Writing Space - 1Writing habits: I don’t have a chance to write every day, because like everyone else, I have other responsibilities in life. So when I have a chance to write, I write as much and as long as I can. This is like gorging yourself when you don’t know where your next meal is coming from. In any case, it is what works for me. It helps that I can take a nap whenever I want.

Writing tips: I plunge into writing and ignore everything around me. Since I was a tiny girl I have always preferred life inside my own head. Whenever I have writer’s block, I’ll read or watch a movie. This usually triggers ideas for me so I can go back to write. I also read a lot, not only to feed my imagination and creativity, but also to have a point of comparison for my own writing.

Writing Space - 2I think it is still essential to master the basics. Not only voice, characterization, dialogue, plot, but also sentence structure, its rhythm and music. I always try to vary the length of my sentences and start each one with a different subject. It’s essential to spent whatever time it takes to find the right word. Sometimes, it is a single word that brightens a whole paragraph.

There is a Chinese saying “Slap on the thigh and exclaim!” That’s how the readers will react to a good choice of word. Readers may not be aware of the meticulous hard work behind a smooth sentence, but if you don’t pay attention, they will soon become bored. I also think it’s good for authors to attend other cultural activities such as movies, concerts, art exhibitions. Have as diverse a background as you can cultivate, that really helps.

Most important, don’t give up! The ancient Chinese philosophy classic, the Daode Jing says more things are spoiled in the end than the beginning. Stick through to the end.

Thanks, Mingmei, for sharing your writing space with us, as well as your writing habits. I’m the opposite, too much quiet and I can’t write.

Mailbox Monday #225

Mailbox Monday (click the icon to check out the new blog) has gone on tour since Marcia at A Girl and Her Books, formerly The Printed Page passed the torch.  June’s host is Dolce Bellezza.

The meme allows bloggers to share what books they receive in the mail or through other means over the past week.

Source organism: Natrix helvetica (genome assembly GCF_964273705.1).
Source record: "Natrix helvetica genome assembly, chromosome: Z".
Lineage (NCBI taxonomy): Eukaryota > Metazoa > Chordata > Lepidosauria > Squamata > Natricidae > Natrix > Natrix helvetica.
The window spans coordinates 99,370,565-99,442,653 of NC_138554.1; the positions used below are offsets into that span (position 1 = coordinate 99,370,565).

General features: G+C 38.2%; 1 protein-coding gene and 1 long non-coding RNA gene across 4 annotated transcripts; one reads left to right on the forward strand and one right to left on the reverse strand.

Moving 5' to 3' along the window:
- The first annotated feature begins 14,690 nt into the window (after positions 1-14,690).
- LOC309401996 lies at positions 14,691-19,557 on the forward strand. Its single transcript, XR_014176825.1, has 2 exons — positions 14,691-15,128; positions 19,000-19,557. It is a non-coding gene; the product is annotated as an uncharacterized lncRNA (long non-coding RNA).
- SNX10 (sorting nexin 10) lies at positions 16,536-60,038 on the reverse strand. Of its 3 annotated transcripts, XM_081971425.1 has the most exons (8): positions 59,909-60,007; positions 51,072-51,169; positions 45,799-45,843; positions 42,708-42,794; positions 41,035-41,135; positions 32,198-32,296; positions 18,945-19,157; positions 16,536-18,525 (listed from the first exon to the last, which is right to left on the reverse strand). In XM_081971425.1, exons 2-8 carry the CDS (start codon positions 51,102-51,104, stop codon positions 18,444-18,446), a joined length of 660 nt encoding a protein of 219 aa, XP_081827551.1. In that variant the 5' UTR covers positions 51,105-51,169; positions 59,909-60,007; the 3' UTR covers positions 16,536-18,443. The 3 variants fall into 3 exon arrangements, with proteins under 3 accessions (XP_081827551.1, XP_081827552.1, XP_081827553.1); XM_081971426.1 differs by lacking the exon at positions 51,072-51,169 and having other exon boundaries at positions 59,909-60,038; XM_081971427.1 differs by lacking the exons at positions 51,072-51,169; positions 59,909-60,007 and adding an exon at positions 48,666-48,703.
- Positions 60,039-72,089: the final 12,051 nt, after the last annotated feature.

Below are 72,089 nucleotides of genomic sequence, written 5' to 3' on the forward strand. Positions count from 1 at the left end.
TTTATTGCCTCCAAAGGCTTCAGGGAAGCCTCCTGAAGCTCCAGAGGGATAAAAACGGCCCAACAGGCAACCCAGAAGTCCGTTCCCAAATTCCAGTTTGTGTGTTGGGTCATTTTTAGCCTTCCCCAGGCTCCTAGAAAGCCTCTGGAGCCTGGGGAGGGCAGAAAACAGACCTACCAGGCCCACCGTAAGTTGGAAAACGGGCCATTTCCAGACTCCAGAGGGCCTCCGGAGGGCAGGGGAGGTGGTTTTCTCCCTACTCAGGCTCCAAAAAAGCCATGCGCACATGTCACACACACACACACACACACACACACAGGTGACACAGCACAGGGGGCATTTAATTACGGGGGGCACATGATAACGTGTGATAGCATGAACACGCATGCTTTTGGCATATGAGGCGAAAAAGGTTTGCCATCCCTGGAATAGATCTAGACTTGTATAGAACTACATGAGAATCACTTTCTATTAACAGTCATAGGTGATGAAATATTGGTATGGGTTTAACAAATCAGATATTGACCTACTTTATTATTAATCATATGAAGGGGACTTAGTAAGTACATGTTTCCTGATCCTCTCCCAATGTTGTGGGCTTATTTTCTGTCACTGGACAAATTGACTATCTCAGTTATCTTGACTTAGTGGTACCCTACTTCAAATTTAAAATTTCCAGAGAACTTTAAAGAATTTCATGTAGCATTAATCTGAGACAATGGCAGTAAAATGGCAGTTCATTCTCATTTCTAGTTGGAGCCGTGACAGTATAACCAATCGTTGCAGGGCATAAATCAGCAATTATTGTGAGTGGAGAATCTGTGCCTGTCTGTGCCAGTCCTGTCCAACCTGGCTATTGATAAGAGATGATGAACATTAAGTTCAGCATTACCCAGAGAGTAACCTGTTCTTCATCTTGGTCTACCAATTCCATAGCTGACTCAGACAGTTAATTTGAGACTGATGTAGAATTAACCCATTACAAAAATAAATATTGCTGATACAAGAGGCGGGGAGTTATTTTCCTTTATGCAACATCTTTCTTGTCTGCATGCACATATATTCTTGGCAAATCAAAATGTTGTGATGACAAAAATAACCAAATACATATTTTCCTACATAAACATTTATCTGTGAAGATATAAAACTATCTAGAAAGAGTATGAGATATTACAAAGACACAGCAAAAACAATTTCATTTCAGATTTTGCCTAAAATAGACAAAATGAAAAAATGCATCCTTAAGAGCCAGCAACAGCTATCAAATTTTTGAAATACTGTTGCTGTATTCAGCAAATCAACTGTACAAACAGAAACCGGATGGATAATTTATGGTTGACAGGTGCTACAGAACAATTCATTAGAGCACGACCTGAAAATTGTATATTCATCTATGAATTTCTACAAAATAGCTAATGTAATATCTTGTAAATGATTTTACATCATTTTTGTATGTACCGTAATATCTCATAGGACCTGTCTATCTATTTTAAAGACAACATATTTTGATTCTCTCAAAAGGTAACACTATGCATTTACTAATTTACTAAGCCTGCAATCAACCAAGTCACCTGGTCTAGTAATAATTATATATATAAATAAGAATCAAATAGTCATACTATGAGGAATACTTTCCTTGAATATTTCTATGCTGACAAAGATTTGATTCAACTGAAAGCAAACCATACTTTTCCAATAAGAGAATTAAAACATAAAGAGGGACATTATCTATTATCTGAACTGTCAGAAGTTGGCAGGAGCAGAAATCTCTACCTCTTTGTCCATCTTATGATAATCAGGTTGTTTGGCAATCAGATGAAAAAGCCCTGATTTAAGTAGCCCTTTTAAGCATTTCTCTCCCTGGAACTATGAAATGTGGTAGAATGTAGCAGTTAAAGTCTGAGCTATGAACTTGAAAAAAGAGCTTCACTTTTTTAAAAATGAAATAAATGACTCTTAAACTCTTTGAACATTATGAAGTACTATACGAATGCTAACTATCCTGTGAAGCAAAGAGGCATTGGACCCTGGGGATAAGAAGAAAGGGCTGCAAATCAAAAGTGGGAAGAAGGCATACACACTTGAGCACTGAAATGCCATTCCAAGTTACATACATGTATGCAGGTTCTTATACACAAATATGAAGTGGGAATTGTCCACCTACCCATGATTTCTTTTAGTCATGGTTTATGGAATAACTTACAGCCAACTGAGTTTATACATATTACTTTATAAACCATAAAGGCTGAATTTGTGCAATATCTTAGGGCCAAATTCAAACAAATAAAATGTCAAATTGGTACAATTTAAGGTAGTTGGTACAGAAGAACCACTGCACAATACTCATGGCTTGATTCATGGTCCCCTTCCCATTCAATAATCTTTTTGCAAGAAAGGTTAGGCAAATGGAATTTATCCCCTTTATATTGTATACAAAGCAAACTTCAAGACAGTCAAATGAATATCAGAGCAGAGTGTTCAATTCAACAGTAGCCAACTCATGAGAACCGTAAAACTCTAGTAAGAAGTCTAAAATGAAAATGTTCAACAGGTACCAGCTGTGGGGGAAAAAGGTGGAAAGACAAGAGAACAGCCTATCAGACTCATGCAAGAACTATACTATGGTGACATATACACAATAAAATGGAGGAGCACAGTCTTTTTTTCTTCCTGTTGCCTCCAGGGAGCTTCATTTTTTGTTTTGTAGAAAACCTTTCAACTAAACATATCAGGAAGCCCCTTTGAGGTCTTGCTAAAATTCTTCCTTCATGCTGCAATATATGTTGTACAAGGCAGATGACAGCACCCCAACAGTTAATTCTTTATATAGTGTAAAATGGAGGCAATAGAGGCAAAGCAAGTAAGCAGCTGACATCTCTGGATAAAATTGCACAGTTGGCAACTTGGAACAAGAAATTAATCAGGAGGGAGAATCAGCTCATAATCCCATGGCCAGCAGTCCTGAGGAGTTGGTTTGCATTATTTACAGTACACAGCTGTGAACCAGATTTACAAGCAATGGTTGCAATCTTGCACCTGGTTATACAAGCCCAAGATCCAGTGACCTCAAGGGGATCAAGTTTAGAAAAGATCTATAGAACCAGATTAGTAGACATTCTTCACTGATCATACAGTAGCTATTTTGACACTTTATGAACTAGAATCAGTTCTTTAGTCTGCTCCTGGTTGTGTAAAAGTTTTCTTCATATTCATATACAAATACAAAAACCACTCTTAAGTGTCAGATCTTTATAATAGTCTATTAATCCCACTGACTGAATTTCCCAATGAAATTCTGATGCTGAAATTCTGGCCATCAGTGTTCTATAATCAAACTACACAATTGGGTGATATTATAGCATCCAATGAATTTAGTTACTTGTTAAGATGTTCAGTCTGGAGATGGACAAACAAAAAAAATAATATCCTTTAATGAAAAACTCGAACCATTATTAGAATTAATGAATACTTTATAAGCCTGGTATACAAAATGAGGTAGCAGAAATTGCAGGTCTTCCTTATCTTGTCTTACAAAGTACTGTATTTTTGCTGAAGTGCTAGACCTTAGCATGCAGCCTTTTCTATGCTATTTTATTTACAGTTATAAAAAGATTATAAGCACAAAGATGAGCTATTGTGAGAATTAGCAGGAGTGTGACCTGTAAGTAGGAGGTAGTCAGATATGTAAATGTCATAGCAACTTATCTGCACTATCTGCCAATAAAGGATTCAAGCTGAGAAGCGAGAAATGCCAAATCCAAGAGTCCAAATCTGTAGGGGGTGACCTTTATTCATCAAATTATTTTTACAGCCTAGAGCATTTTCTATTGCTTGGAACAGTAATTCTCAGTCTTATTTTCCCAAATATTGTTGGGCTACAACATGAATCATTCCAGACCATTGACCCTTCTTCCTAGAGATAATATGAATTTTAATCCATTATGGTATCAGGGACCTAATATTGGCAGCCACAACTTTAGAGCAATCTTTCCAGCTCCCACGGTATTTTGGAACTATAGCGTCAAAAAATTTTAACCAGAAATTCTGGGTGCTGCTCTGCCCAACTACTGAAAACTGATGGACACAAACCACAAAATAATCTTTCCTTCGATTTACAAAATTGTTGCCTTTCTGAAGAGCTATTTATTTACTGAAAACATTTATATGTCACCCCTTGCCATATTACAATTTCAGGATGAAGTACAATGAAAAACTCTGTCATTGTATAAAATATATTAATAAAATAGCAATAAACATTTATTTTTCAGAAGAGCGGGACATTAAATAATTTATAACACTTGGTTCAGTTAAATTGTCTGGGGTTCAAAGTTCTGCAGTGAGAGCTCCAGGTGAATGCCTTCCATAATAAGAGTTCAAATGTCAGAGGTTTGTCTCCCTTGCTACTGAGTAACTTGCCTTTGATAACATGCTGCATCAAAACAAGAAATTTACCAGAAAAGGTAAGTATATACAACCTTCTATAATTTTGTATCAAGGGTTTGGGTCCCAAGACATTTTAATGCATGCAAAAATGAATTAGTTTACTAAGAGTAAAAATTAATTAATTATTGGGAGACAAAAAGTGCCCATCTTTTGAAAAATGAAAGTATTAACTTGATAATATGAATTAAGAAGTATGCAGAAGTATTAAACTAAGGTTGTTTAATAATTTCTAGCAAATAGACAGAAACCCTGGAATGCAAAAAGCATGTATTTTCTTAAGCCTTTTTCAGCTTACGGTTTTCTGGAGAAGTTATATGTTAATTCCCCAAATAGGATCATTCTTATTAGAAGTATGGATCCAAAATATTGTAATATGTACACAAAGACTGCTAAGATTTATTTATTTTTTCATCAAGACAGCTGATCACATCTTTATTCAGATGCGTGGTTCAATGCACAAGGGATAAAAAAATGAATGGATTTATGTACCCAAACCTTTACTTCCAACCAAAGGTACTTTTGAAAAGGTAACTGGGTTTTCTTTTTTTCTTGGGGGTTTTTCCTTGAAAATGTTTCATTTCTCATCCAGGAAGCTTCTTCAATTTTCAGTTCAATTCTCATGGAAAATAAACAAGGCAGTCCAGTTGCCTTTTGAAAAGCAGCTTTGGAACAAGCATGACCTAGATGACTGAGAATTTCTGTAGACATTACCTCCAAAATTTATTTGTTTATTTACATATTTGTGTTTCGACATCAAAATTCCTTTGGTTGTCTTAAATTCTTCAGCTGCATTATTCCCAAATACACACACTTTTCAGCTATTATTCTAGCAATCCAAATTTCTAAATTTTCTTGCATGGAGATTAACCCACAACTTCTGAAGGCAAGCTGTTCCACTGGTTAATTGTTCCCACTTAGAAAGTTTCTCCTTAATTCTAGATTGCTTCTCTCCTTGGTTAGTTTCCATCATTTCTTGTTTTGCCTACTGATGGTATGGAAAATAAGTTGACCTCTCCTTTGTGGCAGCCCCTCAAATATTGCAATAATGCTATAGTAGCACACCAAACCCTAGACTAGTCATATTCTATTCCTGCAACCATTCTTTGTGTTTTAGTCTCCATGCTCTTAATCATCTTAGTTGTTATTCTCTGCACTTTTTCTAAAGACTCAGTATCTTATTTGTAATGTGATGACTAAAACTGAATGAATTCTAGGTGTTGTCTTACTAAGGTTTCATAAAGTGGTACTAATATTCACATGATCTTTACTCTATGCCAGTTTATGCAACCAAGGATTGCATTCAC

Just be warned that these posts can increase your TBR piles and wish lists.

Here’s what I received:

1.  Everybody Has Everything by Katrina Onstad, which came unexpectedly from Hachette Books.

After years of unsuccessful attempts at conceiving a child, Ana and James become parents overnight, when a terrible accident makes them guardians to 2 ¿ year-old Finn. Suddenly, two people who were struggling to come to terms with childlessness are thrust into the opposite situation-responsible for a small toddler whose mother’s survival is in question.

Finn’s crash-landing in their tidy, urban lives throws into high relief some troubling truths about their deepest selves, both separately and as a couple. Several chaotic, poignant, and life-changing weeks as a most unusual family give rise to an often unasked question: Can everyone be a parent?

2.  The Nine Fold Heaven by Mingmei Yip, which came from the author for review.

In this mesmerizing new novel, Mingmei Yip draws readers deeper into the exotic world of 1930s Shanghai first explored in Skeleton Women, and into the lives of the unforgettable Camilla, Shadow, and Rainbow Chang.

When Shadow, a gifted, ambitious magician, competed with the beautiful Camilla for the affections of organized crime leader Master Lung, she almost lost everything. Hiding out in Hong Kong, performing in a run-down circus, Shadow has no idea that Camilla, too, is on the run with her lover, Jinying—Lung’s son.

Yet while Camilla and Shadow were once enemies, now their only hope of freedom lies in joining forces to eliminate the ruthless Big Brother Wang. Despite the danger, Shadow, Camilla, and Jinying return to Shanghai. Camilla also has her own secret agenda—she has heard a rumor that her son is alive. And in a city teeming with spies and rivals—including the vengeful Rainbow Chang—each battles for a future in a country on the verge of monumental change.

What did you receive?

Skeleton Women by Mingmei Yip

Skeleton Women by Mingmei Yip is set in 1930s Shanghai when gang leaders are at odds over the foreign and domestic business, but in the shadows are skeleton women who can make men fall in love with them and be willing to risk everything for them, even their lives and fortunes.  Heavenly Songbird Camilla is tied to the Flying Dragons boss Mr. Lung, but her agenda is more secretive as she seeks to fulfill her duties to a rival gang, the Red Demons and Mr. Wang.  An orphan turned spy, she sings on stage and warms the bed of Mr. Lung at night when she meets his son, Jinying, who has fallen head over heels in love with her since first hearing her sing at the Bright Moon Nightclub.